From Dream to Reality: Thinking Outside of Your Practice Work

July 5, 2011

The process of medical education and training often required neglect of many other areas including hobbies, interests, and other pursuits. Now that we are doctors, it can be difficult to rediscover long dormant dreams or develop new ones.

One antidote to burnout that I have discovered is to develop and feed your dreams. For so many physicians, adolescence, young adulthood, and in some cases middle adulthood, was spent in relentless pursuit of a single dream - to become a doctor. The process of medical education and training often required neglect of many other areas including hobbies, interests, and other pursuits. Now that we are doctors, it can be difficult to rediscover long dormant dreams or develop new ones. Sometimes (or every day) being a doctor (and a mother/father, life partner, etc.) feels like too much to do in 24 hours a day.

However, it is natural and normal to develop or rediscover passions and dreams as you grow, mature, and enter new life-phases. One of my newer passions is writing. What started out as technical writing for medical journals has evolved into medical essays, blog posts, a single work of poetry when there was really no better way to tell the patient’s story, and more recently, fiction. To support this dream, I realized that I needed more than just parents and parents-in-law and a somewhat overworked spouse to read my efforts. I needed honest feedback from other writers. So, taking a deep breath, I started a writers’ group. Never having been in a writers’ group before, I really didn’t know what we were supposed to do. Drink coffee and talk about our favorite Hemingway novel? Read each other our latest creations and either rip it to shreds or clap politely? Just hang out and talk about whatever? I was really hoping that this group would force me to write by holding me accountable to the goals I disclosed to them and would provide me honest, even if difficult-to-hear, feedback.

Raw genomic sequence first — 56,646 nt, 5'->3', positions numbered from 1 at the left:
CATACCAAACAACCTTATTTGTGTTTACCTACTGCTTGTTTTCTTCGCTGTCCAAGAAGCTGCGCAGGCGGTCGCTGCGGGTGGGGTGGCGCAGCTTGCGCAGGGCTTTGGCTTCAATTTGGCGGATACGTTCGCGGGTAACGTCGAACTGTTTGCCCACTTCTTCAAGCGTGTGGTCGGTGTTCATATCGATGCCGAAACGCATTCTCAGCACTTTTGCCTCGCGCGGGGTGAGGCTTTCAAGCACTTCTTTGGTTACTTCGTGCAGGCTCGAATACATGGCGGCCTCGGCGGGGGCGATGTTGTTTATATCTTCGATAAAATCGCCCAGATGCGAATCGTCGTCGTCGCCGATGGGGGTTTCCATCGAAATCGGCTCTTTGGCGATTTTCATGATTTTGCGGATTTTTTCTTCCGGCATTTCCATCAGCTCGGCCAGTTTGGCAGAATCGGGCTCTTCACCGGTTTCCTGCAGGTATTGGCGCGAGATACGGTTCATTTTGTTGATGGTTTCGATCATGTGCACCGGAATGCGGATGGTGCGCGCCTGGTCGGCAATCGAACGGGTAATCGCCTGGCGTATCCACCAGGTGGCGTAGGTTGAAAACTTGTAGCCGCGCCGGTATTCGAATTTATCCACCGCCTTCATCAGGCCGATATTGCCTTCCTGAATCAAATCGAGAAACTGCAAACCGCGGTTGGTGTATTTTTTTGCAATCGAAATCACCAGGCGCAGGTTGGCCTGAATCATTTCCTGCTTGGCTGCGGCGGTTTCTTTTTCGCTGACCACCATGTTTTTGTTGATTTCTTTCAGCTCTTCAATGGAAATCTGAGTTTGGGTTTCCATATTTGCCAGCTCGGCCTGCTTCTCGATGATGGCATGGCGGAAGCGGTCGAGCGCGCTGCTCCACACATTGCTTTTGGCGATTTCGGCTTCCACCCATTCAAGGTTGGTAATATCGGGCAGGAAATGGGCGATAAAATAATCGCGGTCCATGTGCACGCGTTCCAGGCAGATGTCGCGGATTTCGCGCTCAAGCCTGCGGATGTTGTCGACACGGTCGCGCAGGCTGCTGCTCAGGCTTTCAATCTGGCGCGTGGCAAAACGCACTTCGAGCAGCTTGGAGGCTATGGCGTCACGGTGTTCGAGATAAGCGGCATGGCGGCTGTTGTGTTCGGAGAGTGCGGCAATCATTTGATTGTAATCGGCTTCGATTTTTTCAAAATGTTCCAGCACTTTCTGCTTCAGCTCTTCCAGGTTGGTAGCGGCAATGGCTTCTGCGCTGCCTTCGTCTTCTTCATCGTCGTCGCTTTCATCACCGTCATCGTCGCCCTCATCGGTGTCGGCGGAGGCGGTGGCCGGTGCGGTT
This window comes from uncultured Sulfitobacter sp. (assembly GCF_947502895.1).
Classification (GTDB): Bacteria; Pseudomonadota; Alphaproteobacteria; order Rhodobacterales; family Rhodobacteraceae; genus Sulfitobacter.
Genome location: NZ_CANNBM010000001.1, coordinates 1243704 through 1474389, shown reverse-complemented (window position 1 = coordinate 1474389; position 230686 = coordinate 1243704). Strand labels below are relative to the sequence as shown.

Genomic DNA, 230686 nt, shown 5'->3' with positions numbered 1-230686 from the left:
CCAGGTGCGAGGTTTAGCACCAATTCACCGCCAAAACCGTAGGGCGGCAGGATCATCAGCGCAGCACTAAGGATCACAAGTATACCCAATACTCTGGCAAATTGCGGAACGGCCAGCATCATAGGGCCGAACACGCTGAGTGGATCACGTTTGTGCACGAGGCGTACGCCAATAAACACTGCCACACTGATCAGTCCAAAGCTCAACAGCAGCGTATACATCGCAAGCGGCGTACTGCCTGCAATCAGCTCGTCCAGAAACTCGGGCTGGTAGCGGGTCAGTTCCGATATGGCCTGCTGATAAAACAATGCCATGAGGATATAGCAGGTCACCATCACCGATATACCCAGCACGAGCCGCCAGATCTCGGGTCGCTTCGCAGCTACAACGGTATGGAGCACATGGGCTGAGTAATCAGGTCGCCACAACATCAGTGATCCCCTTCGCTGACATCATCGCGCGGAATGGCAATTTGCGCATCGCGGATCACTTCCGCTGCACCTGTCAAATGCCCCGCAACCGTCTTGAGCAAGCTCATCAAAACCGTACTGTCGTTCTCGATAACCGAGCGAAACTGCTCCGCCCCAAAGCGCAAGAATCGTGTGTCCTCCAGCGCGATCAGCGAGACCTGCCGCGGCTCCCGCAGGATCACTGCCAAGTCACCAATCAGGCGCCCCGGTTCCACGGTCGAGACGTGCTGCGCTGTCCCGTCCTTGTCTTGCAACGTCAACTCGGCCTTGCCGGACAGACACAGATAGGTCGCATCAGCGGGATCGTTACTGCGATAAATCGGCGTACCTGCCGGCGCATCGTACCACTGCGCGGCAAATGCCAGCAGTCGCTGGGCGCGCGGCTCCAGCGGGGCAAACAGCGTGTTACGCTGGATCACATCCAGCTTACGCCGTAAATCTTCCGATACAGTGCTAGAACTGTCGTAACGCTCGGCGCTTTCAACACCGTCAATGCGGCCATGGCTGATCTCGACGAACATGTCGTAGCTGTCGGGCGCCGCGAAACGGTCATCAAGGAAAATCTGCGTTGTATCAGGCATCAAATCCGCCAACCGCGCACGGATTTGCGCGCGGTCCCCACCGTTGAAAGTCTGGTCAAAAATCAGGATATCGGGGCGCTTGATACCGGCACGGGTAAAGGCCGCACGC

It got off to a bit of a rough start, but I think our small group is now well-established and is able to provide encouraging yet helpful feedback. I recently brought a short story I wrote to share. This was scary for me because it was my first foray into fiction. My group was very supportive, made a suggestion about a line change that was simple but made the story much better, and observed, accurately, that a lot of my writing revolves around death or dying. What else can you expect from someone whose profession is all about preventing or easing death!

With their confidence in my story, I developed some of my own and submitted it to a small writing contest. I was thrilled to win the contest - nothing big, but big for me. I don’t know that this is the start of a literary career, but it sure feels good to pursue a dream of mine and find some support along the way. What’s your dream?

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